My third and final game was against old chum Tony Horobin. He had Pechenegs- they rode up and shot at me, I shot back at them and before the archers duel was complete we ran out of time. This was an odd game as I kept my elephants in reserve because they were vulnerable to shooting and not fast enough to catch his light horse- they barely moved. Tony almost took my camp, though, attacking uphill, over fortifications, from a wood with cavalry! Again, it was a draw but I was a little ahead on points.
I found the Cheesy Indians to be a really interesting army to use- powerful but extremely fragile- a single failed save can lead to a casade of rampaging nellies. I don't think it's a tournament winner but it stood up well enough, and I'll have another outing at the London GT tournament on September 25th- the tickets have sold out but if you email me I might be able to fit you in, especially if we have a cancellation.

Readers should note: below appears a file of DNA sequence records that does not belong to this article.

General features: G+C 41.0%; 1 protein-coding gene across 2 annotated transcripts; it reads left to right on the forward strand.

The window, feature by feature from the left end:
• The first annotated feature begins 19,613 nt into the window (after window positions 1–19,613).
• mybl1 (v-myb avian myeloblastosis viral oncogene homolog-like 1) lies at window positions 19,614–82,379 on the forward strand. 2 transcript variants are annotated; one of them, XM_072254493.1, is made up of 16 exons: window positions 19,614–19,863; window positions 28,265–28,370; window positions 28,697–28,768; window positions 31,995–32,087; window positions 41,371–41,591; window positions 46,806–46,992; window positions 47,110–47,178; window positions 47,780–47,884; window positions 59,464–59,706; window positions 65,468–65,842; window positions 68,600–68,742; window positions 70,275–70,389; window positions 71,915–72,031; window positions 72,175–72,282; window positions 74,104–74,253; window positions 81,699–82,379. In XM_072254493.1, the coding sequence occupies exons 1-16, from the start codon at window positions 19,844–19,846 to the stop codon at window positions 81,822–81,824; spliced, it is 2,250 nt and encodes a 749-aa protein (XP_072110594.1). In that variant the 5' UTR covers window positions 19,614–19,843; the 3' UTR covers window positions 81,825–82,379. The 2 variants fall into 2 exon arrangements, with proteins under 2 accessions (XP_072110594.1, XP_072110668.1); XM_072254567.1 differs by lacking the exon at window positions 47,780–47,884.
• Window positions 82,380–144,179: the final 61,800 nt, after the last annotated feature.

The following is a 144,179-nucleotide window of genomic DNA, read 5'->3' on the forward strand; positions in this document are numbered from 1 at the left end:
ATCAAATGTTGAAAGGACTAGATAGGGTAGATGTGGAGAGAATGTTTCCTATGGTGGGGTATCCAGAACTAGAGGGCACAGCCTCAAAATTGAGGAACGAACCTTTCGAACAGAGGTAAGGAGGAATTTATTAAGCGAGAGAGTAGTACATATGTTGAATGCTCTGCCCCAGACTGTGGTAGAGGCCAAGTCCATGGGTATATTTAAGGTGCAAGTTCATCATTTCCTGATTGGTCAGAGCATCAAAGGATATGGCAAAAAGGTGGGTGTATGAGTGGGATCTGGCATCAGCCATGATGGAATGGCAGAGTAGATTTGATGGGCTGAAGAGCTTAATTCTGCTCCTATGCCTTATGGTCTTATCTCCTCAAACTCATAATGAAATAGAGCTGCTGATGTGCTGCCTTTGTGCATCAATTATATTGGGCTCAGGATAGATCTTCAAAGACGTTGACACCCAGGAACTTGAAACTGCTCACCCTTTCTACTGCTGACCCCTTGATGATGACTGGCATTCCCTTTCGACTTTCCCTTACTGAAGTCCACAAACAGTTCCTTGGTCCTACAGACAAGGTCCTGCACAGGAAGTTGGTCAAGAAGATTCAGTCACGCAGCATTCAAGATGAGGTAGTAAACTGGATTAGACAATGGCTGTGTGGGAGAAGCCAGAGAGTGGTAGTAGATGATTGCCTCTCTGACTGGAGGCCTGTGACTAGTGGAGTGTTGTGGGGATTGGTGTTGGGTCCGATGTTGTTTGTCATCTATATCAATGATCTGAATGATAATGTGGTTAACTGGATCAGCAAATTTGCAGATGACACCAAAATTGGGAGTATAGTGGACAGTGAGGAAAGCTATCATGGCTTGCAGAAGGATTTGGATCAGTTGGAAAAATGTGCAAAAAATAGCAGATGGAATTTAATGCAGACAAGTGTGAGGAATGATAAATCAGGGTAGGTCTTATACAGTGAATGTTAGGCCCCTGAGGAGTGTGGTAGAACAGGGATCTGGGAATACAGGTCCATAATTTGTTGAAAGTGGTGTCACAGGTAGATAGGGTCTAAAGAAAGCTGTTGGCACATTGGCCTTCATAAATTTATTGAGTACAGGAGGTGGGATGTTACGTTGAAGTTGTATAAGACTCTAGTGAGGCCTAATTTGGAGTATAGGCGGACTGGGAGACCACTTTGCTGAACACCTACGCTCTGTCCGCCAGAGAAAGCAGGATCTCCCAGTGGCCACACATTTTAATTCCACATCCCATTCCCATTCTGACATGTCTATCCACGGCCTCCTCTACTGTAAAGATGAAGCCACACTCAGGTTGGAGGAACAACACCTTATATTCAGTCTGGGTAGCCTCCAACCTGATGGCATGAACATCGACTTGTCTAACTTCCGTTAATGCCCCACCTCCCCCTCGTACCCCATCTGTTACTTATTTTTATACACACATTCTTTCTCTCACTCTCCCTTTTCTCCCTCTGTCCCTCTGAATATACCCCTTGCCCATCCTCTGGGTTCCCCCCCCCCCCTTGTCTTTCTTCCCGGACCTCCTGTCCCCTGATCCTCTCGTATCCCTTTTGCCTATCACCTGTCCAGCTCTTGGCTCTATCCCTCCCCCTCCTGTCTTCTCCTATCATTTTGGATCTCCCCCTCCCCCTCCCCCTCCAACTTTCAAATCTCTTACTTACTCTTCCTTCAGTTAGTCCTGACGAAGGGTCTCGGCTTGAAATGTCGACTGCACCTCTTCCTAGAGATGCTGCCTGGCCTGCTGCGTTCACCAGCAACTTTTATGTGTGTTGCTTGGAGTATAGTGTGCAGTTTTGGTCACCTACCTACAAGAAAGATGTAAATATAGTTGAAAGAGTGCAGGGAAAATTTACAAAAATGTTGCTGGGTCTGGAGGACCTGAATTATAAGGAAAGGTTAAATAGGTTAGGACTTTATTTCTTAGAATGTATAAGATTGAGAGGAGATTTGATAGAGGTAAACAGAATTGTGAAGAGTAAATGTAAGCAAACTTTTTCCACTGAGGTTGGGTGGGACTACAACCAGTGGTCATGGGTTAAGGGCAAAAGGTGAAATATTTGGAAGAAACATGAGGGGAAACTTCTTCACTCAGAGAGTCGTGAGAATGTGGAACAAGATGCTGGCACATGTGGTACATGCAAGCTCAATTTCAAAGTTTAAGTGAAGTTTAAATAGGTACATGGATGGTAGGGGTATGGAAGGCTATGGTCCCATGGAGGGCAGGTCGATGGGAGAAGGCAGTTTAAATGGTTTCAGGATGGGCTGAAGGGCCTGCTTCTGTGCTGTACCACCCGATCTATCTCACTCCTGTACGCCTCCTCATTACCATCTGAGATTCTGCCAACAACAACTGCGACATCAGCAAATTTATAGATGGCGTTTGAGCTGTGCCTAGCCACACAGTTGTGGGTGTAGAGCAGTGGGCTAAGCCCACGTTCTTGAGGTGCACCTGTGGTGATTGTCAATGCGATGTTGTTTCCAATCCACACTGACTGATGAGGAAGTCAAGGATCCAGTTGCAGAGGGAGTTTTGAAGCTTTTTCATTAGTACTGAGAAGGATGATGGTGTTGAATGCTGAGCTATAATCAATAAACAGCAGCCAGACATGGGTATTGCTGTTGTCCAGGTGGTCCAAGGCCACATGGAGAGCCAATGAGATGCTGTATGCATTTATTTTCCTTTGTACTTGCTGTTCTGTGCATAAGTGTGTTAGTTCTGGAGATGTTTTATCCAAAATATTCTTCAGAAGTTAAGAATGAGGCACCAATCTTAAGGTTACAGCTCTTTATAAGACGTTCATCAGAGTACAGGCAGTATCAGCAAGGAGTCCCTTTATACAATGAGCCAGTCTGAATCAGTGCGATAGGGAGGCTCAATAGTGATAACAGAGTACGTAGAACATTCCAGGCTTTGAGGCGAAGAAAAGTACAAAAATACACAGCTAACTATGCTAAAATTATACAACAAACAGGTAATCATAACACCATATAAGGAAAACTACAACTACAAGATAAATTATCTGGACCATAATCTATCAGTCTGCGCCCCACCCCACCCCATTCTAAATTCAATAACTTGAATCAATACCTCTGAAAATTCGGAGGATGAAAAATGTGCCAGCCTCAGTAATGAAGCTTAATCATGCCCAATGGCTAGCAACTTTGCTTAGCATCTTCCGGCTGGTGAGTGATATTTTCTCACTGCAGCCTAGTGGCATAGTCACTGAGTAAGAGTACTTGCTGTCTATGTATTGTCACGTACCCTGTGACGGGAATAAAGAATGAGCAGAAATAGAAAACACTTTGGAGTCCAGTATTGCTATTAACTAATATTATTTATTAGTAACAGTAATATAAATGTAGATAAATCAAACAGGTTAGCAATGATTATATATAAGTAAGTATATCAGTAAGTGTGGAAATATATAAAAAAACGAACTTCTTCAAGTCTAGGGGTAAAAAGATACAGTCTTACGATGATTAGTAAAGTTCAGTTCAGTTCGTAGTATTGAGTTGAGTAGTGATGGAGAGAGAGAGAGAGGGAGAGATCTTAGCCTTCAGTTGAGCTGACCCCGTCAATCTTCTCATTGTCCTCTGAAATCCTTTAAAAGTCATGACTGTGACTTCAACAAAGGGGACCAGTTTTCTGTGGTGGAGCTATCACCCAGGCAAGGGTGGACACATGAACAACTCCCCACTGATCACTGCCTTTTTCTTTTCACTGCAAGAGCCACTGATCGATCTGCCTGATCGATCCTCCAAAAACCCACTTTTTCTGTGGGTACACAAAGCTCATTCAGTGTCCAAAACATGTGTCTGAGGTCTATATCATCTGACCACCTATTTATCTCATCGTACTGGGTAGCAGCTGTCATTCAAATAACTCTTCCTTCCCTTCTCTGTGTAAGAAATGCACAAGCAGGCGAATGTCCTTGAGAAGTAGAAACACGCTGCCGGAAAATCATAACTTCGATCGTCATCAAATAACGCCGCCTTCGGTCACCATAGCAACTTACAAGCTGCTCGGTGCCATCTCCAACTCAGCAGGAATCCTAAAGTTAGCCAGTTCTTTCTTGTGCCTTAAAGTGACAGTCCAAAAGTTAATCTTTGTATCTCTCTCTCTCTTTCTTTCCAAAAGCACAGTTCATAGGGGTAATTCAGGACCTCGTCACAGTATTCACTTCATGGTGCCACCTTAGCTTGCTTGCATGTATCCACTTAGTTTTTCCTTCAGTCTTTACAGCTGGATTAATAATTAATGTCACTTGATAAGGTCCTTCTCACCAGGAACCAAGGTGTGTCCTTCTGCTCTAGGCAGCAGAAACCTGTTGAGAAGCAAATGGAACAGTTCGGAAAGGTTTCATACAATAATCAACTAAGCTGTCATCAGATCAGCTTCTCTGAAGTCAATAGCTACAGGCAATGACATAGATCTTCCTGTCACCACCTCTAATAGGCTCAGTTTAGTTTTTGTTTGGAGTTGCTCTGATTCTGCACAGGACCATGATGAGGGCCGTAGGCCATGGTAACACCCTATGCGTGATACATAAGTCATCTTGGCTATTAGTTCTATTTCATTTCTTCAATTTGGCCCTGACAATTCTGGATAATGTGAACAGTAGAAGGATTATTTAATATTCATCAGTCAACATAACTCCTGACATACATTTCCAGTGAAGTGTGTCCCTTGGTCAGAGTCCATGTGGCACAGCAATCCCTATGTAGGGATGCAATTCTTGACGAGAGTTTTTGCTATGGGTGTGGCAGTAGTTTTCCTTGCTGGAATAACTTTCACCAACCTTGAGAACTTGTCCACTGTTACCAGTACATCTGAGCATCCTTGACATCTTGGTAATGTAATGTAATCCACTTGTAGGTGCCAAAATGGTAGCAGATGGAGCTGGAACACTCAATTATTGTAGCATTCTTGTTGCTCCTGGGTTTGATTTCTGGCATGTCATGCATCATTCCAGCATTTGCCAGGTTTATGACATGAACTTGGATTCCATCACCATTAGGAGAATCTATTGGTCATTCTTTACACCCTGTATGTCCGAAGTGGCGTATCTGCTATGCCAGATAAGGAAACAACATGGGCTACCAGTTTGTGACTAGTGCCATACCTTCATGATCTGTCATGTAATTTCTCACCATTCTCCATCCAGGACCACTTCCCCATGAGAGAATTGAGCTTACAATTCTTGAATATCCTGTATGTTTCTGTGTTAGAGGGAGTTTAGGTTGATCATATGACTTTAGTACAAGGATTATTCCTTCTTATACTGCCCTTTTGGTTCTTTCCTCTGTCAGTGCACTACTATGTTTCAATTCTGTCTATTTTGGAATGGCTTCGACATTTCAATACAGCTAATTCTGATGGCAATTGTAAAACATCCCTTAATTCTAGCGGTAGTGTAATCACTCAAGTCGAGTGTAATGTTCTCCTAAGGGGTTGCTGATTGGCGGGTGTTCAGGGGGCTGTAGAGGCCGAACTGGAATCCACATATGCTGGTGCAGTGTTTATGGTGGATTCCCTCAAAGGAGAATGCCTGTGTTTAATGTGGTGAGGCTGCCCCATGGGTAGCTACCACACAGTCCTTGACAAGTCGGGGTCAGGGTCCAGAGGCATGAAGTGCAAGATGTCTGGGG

Congratulations to Peter Ryding who won with a Marian Roman army. Huge thanks to Steve Dover and the South Oxfordshire Generals for running the event and keeping the teas coming, it was, as ever, a great deal of fun and so good to catch up with so many friends after such a long Covid-related interval. I know Steve's already looking at ideas for 2022...
Thursday, 19 August 2021
Saturday, 14 August 2021
My chum Ian has been quietly collecting and painting up an army of old-school goblins, composed of the earliest pre-slotta Nick Lund Chronicle sculpts. They are quite charming, I believe, and so I wanted to post some images of them. They are mounted on bespoke magnetic bases which are thoroughly grass flocked.
Friday, 13 August 2021
As well as yesterday's post I have also been working on the huge Ipsus game for the London GT. Most of the work has gone into this new elephant screen, which will cover the 20' plus frontage of both phalanxes.